This is part of what makes evangelism a numbers game. Like the parable of the Dragnet, churches need to cast their net wide. The personal invitation one-to-one model works on an individual basis, but if churches want to reach their community, they have to cast a huge net.

I cannot overstate this point enough. Evangelism is a numbers game. Tell as many people as possible. Tell everyone. Tell someone.

That’s why we talk about list building as a cumulative effort. If you’re only building your email list for a few months, 2.5% doesn’t seem like a lot. 

But if you go at it for a few years, that number goes up dramatically. 2.5% of 1000, for example, is 25 people. 2.5% of 10,000 people is 250.

And 2.5% of 100,000 people? 2500. 

You’ll pay a higher monthly fee to maintain a list that large, but if you have proper list cleaning hygiene, that click rate will go up. A higher click rate makes the monthly fee worth it, especially when you consider that a percentage of that number will most likely show up at your services or take you up on that offer of a personal Bible study.

In short, don’t give up on your list building because the numbers seem small at the outset. Over time, you’ll start to see some real, definitive results. I promise.

Unsubscribe Rate

The last number that you’ll need to pay attention to is your unsubscribe rate. As the name states, this is the percentage of people that will jump off your mailing list on any given campaign.

If I’m being honest, I don’t really care that much about unsubscribe rate. I know I probably should, but there are lots of reasons why someone would decide to stop receiving your emails.

Maybe they get too many emails and want to clean out their inbox.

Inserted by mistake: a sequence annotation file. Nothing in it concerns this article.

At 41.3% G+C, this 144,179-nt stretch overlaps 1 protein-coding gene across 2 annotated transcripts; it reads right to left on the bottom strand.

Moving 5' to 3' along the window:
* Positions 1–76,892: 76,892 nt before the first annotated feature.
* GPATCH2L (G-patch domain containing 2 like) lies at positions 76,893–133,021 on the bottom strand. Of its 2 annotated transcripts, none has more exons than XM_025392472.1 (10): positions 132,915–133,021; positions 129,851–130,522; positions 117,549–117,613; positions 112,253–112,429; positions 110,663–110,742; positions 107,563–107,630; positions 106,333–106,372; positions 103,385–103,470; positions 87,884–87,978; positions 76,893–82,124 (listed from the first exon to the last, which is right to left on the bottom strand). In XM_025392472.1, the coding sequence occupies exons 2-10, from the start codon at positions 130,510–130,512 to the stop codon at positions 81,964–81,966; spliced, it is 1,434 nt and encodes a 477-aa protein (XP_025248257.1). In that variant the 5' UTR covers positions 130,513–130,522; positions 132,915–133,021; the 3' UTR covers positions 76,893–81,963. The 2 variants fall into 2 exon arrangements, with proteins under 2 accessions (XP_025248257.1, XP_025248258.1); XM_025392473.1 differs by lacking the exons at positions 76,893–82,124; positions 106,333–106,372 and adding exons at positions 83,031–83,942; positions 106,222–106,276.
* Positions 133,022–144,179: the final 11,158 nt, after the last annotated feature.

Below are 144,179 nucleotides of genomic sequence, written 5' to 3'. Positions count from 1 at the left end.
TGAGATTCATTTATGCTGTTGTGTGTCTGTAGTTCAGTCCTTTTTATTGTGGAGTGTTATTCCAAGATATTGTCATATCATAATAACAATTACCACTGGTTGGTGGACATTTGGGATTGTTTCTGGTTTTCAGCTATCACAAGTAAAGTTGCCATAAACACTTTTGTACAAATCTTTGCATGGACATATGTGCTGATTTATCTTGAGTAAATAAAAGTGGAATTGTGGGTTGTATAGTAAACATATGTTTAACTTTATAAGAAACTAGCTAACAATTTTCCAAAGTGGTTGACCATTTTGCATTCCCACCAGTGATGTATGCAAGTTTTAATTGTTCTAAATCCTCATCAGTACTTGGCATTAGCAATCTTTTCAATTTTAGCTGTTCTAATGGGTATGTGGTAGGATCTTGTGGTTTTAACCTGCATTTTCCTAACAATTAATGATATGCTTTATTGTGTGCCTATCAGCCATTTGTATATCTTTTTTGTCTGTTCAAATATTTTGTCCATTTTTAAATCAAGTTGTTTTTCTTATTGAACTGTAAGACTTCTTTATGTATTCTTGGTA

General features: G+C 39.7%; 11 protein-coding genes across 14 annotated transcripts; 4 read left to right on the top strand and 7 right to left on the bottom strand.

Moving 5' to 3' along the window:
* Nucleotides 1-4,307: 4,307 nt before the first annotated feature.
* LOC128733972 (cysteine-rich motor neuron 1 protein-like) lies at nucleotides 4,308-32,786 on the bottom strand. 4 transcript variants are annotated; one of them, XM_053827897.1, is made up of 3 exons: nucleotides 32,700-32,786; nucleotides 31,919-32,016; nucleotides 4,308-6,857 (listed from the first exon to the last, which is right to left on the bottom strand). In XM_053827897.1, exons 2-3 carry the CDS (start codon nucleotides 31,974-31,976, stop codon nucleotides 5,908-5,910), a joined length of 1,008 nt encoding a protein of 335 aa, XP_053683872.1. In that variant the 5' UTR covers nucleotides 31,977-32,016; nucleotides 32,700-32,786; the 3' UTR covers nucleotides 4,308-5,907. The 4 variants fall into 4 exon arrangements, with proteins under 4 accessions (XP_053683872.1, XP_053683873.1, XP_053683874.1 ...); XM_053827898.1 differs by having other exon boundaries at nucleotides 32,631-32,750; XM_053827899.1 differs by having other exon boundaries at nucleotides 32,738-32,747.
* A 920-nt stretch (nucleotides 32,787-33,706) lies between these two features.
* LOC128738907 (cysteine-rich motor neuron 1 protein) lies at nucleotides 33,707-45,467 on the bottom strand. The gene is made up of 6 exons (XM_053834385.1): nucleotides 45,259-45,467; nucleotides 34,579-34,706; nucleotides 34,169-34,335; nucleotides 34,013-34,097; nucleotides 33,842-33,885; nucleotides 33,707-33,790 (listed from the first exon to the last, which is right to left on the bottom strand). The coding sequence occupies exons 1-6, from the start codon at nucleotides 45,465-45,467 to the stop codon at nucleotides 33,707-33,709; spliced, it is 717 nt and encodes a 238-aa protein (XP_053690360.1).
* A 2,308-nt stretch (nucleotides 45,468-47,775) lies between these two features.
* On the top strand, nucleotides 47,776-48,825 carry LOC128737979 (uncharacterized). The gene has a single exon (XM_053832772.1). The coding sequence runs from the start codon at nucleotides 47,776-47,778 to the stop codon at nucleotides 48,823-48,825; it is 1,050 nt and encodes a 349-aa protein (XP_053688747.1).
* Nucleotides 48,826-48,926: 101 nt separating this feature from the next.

Maybe they only jumped on it to receive a freebie. 

Maybe they find your take on Sabbath laws annoying (hey, it happened to Jesus).

Either way, the key is to not take it personally. If you do, it’s only a small step to you giving up completely because you think the world hates you.

On nearly every list I’ve ever built, the subscribe, open, and click through rates vastly outpace the unsubscribe rate anyways. 

With my Bible blog project, for example, the open rate is between 2-3%, and the unsubscribe rate is closer to 0.15%. I’m gaining — and retaining — a LOT more people than are leaving, and that’s what matters.

Conventional wisdom actually encourages online marketers to make it easy for people to unsubscribe from your list. 

Why? Because the last thing you want people to do is mark your email as spam.

A high spam rate is the #1 way to get your campaign blacklisted for good. It’s not something you should be worried about (unless you’re legitimately harassing your list subs, that is), but it is something to be aware of.

Make the unsubscribe link easy to find on your emails, and 99% of online marketers won’t ever run into this list.

And as for the unsubscribe rate? If you notice it start to increase gradually over time, use it as an opportunity to do some investigation as to why people might be leaving. Jiggle the frequency, change the format, find better content — whatever you need to do to keep people engaged.

Get Your List Started!

The numbers are important, but the most important thing with list-building is to simply get started. Since you can expect it to take a while before your list hits critical mass, you should get the ball rolling today in order to get the impact you want as soon as possible.

In time, you’ll wonder how you ever evangelized effectively online without it.